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It can work either way. Just as XML doesn't care what you
consider data over actions (it's all data), web services don't
care if you build little RPC procedure calls or make requests
for business processes to be executed; you do. Why? In
any action-oriented exchange, you must be able to predict
the ranges and types of response a priori, or must engage
an analysis process on return. You may not care how
I do the process, but you care that I respond using
codes you can interpret. You also have to allow for
some exceptions. In a request for a service (eg, a
request to bid on a project or sell a system), I may get a
checklist for requirements for my system (compliancy
codes typically, a list of codes with a definitive
and legally tight definition for the interpretation
of the codes. I should also get a means to enter
exception information, alternatives, and so on.
If you look at the early examples from MS for web services
and orchestration of these, you find services at the level
of exchanges of documents of a type: Request For Proposal,
Request for Information. The document titles themselves have
the verb in them. This is not accidental, is one way businesses
recognize process requests, and how predictability is built into
loosely coupled processes, particularly where such a
request is not point-to-point, but broadcast to a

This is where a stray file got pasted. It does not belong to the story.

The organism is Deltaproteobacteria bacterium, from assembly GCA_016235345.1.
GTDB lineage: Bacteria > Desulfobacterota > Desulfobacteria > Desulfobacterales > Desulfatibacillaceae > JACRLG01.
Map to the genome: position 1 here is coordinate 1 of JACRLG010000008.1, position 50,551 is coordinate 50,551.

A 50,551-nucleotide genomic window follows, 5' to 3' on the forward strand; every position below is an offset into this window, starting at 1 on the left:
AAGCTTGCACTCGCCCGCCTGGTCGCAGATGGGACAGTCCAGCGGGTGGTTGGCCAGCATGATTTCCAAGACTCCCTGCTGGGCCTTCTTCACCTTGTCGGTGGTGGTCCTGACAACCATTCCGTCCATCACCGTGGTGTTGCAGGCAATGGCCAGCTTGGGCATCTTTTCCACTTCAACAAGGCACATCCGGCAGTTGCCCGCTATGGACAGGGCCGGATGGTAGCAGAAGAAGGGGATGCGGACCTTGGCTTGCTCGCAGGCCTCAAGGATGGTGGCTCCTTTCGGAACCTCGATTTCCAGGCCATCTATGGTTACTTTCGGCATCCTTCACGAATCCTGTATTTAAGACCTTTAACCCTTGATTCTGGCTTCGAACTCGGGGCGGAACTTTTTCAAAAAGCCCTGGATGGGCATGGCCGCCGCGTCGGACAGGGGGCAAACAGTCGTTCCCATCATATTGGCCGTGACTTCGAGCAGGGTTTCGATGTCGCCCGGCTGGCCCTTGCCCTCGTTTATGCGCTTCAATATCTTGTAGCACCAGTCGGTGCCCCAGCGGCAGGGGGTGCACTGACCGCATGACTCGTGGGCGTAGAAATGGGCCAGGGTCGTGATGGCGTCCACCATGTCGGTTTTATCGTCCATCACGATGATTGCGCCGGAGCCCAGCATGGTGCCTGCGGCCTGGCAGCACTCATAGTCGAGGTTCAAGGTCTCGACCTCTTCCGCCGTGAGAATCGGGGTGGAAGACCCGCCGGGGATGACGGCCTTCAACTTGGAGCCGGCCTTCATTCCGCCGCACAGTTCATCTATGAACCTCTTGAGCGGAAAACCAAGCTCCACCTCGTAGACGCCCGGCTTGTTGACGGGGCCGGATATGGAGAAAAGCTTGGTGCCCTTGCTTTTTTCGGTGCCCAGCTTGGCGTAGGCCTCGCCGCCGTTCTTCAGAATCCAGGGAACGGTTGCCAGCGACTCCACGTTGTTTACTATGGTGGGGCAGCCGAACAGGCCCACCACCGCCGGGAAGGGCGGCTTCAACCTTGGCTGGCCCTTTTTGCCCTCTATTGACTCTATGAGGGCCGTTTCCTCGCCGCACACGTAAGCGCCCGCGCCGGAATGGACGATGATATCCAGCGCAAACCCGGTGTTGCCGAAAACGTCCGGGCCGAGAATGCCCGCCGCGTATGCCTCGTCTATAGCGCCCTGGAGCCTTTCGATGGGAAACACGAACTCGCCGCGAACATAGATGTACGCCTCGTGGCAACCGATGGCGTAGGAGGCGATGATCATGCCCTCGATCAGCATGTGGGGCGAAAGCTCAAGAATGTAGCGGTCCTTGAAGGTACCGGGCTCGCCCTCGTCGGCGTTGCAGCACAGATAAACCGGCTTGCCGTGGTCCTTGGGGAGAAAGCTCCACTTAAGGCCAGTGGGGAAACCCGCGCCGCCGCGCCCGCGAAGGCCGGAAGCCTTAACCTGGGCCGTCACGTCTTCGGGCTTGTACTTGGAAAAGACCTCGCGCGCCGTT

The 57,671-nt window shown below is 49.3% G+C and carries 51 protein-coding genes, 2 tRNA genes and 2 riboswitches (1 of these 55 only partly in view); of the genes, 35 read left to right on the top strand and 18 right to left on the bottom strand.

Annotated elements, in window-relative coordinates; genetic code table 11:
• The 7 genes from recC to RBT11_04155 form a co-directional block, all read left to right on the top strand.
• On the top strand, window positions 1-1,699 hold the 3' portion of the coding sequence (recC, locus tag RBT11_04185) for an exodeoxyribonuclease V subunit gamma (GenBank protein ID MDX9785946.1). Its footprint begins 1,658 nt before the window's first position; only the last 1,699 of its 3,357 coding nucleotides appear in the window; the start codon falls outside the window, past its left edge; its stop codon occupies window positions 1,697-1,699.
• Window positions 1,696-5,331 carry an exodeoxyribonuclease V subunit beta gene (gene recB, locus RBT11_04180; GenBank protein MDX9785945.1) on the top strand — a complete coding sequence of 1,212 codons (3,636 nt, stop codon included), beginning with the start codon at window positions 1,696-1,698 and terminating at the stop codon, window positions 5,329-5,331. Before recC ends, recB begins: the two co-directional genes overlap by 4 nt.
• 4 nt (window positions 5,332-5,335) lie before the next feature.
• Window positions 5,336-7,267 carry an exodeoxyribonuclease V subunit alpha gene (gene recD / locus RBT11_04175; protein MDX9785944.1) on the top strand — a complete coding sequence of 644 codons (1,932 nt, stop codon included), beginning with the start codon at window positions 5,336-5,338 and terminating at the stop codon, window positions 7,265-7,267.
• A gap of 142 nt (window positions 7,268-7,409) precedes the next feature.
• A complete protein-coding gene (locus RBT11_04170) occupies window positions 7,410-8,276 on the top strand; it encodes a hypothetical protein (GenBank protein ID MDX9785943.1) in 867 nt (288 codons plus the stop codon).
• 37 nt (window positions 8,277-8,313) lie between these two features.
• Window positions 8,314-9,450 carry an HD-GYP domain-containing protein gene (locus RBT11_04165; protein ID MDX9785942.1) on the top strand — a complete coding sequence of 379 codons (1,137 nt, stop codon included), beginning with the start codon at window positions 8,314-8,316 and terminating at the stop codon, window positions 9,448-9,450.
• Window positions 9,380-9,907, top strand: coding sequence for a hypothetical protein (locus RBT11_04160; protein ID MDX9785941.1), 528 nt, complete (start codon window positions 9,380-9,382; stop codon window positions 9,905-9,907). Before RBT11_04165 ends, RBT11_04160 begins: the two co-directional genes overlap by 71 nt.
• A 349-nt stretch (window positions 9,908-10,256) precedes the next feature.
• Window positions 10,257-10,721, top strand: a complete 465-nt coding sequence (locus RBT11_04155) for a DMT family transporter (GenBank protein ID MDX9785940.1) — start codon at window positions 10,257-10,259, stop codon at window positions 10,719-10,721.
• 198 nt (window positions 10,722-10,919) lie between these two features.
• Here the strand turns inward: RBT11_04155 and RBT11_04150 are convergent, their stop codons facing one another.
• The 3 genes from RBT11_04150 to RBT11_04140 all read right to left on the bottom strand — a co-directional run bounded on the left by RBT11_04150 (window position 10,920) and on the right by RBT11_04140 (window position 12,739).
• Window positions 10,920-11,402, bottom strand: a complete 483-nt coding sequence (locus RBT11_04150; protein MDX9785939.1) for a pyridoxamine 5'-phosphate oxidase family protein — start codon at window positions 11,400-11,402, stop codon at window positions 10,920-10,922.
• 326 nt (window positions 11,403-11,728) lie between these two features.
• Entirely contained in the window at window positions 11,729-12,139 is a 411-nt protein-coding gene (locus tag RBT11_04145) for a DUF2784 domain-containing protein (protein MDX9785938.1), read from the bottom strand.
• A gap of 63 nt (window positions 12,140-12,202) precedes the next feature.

potentially large set of recipients. This of course is
why gestural systems exist within and among cultures.
It is useful to understand the ways that gesturual systems
are created and shared within and among cutlures. In the world's
languages, according to a program on the History Channel
surveying the evolution of marketing, the most common
word or gesture is "OK". The second most common
one is "Coca Cola". Note that there are two very
different levels of process going on here.
The evolutionary process of gestural systems has many inputs.
Web services can be agnostic to these as long as the scale
of the process is appropriate to the coarseness of the
transaction. As the twig is bent....
From: Roger L. Costello [mailto:email@example.com]
I interpret this to mean that the "action":
- should not be the name of a procedure call, but rather it
- should be an indication of the business process that we desire
to have performed.
Am I interpreting this correctly? /Roger